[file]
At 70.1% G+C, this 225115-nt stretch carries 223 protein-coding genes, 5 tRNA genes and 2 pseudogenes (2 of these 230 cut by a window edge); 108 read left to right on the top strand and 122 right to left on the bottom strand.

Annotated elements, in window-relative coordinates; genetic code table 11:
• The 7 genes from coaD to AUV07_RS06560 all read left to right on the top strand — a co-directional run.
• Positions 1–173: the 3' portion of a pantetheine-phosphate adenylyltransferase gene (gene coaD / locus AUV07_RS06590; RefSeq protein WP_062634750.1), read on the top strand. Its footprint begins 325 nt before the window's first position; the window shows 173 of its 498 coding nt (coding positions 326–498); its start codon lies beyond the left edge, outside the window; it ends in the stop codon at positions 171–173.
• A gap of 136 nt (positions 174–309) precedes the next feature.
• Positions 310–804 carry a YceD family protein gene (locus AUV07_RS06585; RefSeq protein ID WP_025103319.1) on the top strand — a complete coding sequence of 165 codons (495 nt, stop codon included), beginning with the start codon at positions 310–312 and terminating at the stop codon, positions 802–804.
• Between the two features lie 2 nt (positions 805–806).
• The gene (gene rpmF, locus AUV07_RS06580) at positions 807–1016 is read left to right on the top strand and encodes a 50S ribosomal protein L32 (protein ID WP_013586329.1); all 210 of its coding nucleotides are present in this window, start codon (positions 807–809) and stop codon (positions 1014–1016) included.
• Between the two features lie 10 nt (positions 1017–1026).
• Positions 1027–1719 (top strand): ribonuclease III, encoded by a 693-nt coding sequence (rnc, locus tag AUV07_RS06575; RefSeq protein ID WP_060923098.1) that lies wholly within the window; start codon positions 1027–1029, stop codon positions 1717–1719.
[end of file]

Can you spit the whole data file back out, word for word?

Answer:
At 70.1% G+C, this 225115-nt stretch carries 223 protein-coding genes, 5 tRNA genes and 2 pseudogenes (2 of these 230 cut by a window edge); 108 read left to right on the top strand and 122 right to left on the bottom strand.

Annotated elements, in window-relative coordinates; genetic code table 11:
• The 7 genes from coaD to AUV07_RS06560 all read left to right on the top strand — a co-directional run.
• Positions 1–173: the 3' portion of a pantetheine-phosphate adenylyltransferase gene (gene coaD / locus AUV07_RS06590; RefSeq protein WP_062634750.1), read on the top strand. Its footprint begins 325 nt before the window's first position; the window shows 173 of its 498 coding nt (coding positions 326–498); its start codon lies beyond the left edge, outside the window; it ends in the stop codon at positions 171–173.
• A gap of 136 nt (positions 174–309) precedes the next feature.
• Positions 310–804 carry a YceD family protein gene (locus AUV07_RS06585; RefSeq protein ID WP_025103319.1) on the top strand — a complete coding sequence of 165 codons (495 nt, stop codon included), beginning with the start codon at positions 310–312 and terminating at the stop codon, positions 802–804.
• Between the two features lie 2 nt (positions 805–806).
• The gene (gene rpmF, locus AUV07_RS06580) at positions 807–1016 is read left to right on the top strand and encodes a 50S ribosomal protein L32 (protein ID WP_013586329.1); all 210 of its coding nucleotides are present in this window, start codon (positions 807–809) and stop codon (positions 1014–1016) included.
• Between the two features lie 10 nt (positions 1017–1026).
• Positions 1027–1719 (top strand): ribonuclease III, encoded by a 693-nt coding sequence (rnc, locus tag AUV07_RS06575; RefSeq protein ID WP_060923098.1) that lies wholly within the window; start codon positions 1027–1029, stop codon positions 1717–1719.